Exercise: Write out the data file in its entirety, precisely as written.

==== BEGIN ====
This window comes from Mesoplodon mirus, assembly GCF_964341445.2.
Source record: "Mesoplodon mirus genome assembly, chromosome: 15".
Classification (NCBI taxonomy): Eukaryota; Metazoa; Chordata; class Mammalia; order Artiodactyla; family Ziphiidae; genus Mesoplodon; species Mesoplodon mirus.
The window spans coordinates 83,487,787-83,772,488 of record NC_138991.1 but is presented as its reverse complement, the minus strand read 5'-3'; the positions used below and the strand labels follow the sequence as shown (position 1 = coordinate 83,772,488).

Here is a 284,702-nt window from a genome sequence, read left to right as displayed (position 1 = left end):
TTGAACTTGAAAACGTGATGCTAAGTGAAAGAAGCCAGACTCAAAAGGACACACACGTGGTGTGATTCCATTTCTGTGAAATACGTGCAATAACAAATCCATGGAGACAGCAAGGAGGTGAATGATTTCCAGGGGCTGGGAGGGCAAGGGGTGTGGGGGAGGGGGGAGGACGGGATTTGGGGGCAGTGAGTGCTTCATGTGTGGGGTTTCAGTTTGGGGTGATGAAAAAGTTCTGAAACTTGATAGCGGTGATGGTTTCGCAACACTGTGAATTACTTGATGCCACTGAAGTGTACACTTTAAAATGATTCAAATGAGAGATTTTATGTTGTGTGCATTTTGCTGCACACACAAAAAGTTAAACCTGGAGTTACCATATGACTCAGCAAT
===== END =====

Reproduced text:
This window comes from Mesoplodon mirus, assembly GCF_964341445.2.
Source record: "Mesoplodon mirus genome assembly, chromosome: 15".
Classification (NCBI taxonomy): Eukaryota; Metazoa; Chordata; class Mammalia; order Artiodactyla; family Ziphiidae; genus Mesoplodon; species Mesoplodon mirus.
The window spans coordinates 83,487,787-83,772,488 of record NC_138991.1 but is presented as its reverse complement, the minus strand read 5'-3'; the positions used below and the strand labels follow the sequence as shown (position 1 = coordinate 83,772,488).

Here is a 284,702-nt window from a genome sequence, read left to right as displayed (position 1 = left end):
TTGAACTTGAAAACGTGATGCTAAGTGAAAGAAGCCAGACTCAAAAGGACACACACGTGGTGTGATTCCATTTCTGTGAAATACGTGCAATAACAAATCCATGGAGACAGCAAGGAGGTGAATGATTTCCAGGGGCTGGGAGGGCAAGGGGTGTGGGGGAGGGGGGAGGACGGGATTTGGGGGCAGTGAGTGCTTCATGTGTGGGGTTTCAGTTTGGGGTGATGAAAAAGTTCTGAAACTTGATAGCGGTGATGGTTTCGCAACACTGTGAATTACTTGATGCCACTGAAGTGTACACTTTAAAATGATTCAAATGAGAGATTTTATGTTGTGTGCATTTTGCTGCACACACAAAAAGTTAAACCTGGAGTTACCATATGACTCAGCAAT